Dear Barry,

I’d like to become a home inspector and would like to know the cheapest way to go about this. What do you recommend? – Waleed

Dear Waleed,

Stop what you’re doing, sit down and reconsider the concept, practice and purpose of home inspection. The last thing you need is a cheap way to enter a complex profession. Instead, look for ways to become a well-informed home inspector, able to provide a detailed evaluation of real property and to do so without inviting lawsuits for nondisclosure of property defects.

As a home inspector, buyers will depend upon your findings when making major financial decisions and commitments. To perform this service in an effective manner, you’ll need to be well informed and thoroughly trained. To effect your preparation for that kind of service, you’ll need to commit considerable time and resources.

To obtain a foundational knowledge of the home inspection profession, you should enroll in a comprehensive course, offered by a recognized home inspection school such as Inspection Training Associates. Additionally, you should take the building code courses offered at your local community college, and finally, you should obtain candidate membership in a recognized home inspector association, such as the American Society of Home Inspectors or the National Association of Home Inspectors. This will expose you to educational programs designed for the advancement of professional inspectorship. And, if possible, find an inspection company willing to employ you as an inspector in training.

Nothing of value is cheap. Invest in your own abilities as an upcoming home inspector, and you’ll have something of value to offer your customers. Or to paraphrase a common cliche, “You don’t get what you don’t pay for.”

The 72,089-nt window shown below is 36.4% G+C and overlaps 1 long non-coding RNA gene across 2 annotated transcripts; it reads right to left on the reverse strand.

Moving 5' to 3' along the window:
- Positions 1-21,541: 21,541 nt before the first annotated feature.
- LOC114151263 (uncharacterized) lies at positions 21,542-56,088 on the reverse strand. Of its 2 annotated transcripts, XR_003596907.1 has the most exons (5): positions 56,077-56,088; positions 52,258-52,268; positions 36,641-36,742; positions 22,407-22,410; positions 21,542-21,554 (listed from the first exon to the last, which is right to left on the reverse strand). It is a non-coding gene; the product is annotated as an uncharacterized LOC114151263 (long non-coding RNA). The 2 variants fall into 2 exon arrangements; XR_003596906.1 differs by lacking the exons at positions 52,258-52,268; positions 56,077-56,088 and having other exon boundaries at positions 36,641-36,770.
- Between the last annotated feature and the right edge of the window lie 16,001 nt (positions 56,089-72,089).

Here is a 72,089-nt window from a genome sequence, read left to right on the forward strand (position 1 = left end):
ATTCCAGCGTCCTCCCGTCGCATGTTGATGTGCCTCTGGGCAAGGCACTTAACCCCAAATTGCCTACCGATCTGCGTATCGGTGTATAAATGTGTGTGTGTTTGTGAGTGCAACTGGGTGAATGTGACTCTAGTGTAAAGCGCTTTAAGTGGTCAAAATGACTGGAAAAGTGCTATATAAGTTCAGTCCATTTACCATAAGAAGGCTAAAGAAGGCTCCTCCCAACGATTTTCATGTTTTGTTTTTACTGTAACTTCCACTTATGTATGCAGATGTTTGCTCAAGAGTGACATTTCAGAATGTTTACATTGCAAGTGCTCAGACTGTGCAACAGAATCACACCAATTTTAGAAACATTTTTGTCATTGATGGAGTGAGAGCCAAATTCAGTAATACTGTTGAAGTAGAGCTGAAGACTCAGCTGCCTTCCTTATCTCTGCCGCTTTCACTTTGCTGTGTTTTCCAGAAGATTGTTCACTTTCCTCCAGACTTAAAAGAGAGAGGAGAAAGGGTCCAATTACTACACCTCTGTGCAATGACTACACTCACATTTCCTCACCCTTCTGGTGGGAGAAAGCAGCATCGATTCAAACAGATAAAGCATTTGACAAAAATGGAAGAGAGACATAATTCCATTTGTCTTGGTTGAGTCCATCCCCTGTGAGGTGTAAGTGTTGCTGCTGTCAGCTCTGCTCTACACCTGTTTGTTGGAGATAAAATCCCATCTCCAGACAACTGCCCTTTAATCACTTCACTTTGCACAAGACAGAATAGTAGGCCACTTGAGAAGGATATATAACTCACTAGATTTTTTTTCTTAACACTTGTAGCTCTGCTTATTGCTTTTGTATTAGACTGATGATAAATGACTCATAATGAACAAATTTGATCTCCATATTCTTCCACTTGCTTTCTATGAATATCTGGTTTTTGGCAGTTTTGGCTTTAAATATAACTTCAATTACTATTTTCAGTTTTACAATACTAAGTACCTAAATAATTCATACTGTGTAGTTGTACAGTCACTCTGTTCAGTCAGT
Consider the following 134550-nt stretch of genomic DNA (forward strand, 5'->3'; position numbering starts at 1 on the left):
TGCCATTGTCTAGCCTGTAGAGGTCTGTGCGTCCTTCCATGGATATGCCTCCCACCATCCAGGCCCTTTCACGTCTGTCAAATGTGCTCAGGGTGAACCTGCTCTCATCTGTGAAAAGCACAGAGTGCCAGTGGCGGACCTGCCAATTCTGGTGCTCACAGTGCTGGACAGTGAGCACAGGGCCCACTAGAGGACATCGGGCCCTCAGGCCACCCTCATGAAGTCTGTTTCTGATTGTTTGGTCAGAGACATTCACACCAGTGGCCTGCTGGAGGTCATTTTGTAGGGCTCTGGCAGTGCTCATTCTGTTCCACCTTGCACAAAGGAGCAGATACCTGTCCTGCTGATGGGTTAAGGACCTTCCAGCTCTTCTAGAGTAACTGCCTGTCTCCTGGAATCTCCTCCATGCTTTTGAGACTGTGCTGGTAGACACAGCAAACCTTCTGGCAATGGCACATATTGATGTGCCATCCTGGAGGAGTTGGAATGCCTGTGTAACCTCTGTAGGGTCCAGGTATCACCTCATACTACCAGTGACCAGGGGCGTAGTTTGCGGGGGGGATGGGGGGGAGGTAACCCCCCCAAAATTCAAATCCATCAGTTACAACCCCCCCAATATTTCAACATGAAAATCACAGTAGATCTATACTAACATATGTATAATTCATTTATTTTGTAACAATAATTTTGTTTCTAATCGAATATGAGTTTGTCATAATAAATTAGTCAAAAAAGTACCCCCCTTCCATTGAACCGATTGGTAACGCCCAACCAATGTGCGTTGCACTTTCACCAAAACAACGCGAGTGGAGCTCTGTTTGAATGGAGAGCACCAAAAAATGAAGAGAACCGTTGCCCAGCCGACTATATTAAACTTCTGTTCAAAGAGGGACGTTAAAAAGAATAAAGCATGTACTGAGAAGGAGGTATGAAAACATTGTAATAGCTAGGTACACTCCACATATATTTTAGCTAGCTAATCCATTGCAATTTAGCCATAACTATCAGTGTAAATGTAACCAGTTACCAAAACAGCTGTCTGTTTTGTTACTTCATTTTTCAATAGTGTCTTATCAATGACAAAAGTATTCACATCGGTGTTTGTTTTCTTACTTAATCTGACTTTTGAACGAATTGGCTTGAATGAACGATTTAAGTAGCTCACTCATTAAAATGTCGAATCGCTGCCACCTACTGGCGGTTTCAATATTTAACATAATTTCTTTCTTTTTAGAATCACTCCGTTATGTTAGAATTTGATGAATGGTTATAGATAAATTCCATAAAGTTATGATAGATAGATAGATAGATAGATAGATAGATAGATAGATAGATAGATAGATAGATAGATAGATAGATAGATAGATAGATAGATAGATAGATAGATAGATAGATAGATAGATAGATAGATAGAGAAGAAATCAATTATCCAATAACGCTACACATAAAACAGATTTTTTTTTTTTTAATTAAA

Dear Barry,

I’m considering the purchase of a six-unit commercial building and am wondering whether to hire an inspector. What do you recommend? – Audrey

Dear Audrey,

A considerable number of commercial real estate acquisitions occur without the benefit of a professional inspection. Surprisingly, the same people who would never buy a home without a thorough inspection think nothing of buying a shopping center or office building with no more information than a general impression of its physical appearance. For some unapparent reason, building defects and hazardous conditions typically found in residential properties are presumed to be absent from other types of occupancies. As a result, buyers of commercial properties may assume ownership of a Pandora’s box of undisclosed deficiencies.

As with single- and multiple-family dwellings, commercial properties are heir to potential defects involving roofs, plumbing, electrical wiring, ground drainage, heating systems, foundations, fire safety standards, and more. Regardless of use, all buildings are prone to defects that warrant professional evaluation prior to purchase. It always pays to know what you are buying before you buy it.

To write to Barry Stone, please visit him on the Web at


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